Probe Zuma's phone records on 'state capture', former anti-graft chief urges
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Probe Zuma's phone records on 'state capture', former anti-graft chief urges


on  Wednesday, January 10  2018 at  17:33

South Africa’s former Public Protector Thuli Madonsela wants the newly appointed commission of inquiry on the state capture to begin with forensic probe into President Jacob Zuma’s phone records.

Ms Madonsela who headed the country’s anti-corruption watchdog led the investigation into alleged undue influence of the president’s wealthy business friends on government appointments and contracts, and released a report known as the State of Capture. The 2016 report recommended the setting up of a probe team.

The advocate has however lamented that the commission, set up by President Zuma after a court ordered him to do so, is a little late and that the mobile phone records may be unavailable.

“Cellphone records are kept for a limited period and I’m not sure if we’re still going to get them,” she said.

While welcoming the decision to set up the inquiry, she said it was “two years too late, if you look at when the first whistle-blowing happened, and more than a year after I had asked him [Zuma] to establish a commission. But better late than never," Ms Madonsela said.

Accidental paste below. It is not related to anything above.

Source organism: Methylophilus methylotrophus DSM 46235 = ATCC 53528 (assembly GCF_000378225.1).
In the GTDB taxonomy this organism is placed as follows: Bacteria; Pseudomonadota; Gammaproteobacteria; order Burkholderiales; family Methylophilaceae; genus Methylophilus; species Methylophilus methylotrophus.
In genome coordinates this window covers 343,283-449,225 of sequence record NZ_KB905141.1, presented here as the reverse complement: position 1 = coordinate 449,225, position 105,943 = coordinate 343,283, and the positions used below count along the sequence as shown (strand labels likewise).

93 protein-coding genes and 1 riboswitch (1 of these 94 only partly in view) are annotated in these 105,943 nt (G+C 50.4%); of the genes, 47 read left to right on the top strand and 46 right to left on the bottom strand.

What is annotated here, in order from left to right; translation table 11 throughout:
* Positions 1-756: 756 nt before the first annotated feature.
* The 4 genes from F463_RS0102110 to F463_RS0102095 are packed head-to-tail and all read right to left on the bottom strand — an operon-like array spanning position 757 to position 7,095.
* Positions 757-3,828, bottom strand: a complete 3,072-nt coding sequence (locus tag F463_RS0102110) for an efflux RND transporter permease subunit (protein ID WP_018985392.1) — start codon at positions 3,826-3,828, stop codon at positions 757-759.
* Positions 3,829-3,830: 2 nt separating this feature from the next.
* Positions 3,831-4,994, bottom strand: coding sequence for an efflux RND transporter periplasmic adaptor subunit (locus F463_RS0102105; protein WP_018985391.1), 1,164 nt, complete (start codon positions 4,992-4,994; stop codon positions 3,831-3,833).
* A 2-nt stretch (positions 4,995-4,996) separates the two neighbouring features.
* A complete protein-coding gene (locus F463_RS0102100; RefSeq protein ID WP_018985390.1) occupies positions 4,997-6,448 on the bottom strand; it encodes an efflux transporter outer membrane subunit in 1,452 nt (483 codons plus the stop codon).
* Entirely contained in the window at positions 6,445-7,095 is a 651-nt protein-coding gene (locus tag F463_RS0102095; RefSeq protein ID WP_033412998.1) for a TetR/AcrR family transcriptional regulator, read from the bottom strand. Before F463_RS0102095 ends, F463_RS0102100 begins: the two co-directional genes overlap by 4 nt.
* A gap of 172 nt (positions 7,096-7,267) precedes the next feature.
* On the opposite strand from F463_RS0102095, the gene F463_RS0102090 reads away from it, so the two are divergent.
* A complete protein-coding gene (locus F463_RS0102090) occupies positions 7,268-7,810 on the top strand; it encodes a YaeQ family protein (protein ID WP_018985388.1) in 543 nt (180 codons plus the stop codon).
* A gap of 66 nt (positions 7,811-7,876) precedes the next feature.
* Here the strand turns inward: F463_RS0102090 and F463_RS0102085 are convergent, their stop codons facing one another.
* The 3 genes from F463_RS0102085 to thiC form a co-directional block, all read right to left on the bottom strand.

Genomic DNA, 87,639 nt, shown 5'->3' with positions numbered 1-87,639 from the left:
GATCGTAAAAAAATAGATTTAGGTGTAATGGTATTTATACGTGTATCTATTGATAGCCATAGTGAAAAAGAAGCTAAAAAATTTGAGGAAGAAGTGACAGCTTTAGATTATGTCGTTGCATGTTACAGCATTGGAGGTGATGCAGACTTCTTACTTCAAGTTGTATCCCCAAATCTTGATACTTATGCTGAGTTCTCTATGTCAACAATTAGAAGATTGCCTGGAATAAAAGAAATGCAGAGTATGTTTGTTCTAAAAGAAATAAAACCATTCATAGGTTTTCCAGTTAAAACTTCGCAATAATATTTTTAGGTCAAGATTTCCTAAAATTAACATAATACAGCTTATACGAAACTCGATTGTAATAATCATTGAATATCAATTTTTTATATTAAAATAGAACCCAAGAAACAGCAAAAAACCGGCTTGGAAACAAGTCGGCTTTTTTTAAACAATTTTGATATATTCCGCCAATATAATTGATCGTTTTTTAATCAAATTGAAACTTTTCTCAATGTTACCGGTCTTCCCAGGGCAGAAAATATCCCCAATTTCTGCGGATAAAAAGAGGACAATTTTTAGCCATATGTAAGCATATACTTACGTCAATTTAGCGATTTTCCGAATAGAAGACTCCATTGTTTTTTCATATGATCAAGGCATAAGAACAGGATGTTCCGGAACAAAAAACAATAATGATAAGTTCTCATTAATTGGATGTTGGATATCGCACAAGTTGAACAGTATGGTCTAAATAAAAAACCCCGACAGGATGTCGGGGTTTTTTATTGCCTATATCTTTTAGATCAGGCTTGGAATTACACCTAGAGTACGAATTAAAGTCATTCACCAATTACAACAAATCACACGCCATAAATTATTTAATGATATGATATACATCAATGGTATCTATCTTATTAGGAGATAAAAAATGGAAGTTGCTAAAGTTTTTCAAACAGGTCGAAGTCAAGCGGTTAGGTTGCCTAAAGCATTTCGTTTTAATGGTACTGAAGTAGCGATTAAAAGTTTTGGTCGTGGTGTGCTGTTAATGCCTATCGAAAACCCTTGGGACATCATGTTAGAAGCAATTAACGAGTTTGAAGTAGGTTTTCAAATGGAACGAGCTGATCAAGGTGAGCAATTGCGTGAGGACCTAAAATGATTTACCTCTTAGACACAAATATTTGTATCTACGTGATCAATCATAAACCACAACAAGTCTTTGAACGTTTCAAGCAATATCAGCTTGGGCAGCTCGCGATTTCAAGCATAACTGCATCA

On Tuesday night, President Zuma announced that he had decided to appoint a commission of inquiry into the state capture to be headed by the deputy Chief Justice Raymond Zondo.

The appointment comes after a court ruling in December that ordered the beleaguered president to abide by the anti-corruption watchdog recommendations and let the Chief Justice Mogoeng Mogoeng pick the judge to head it since Mr Zuma was implicated in the investigation.

Ms Madonsela has warned that the inquiry would be a waste of time if it ventured outside the parameters of what was prescribed by her report.

She said the recommendations were made because her office did not have sufficient time or resources to comprehensively investigate the issues. She released the report a day before her seven-year term as Public Protector came to an end.

Ms Madonsela also urged the inquiry to verify several emails, dubbed the #GuptaLeaks, which revealed the alleged extent of state capture by the wealthy Gupta family and their associates.

The Guptas, who run several businesses in South Africa, allegedly benefited from their relationship with President Zuma. The Guptas and Mr Zuma both deny the allegations.

"The commission of inquiry will now have to authenticate those emails, it will have to go to the original systems to check the veracity or authenticity of the emails," she said.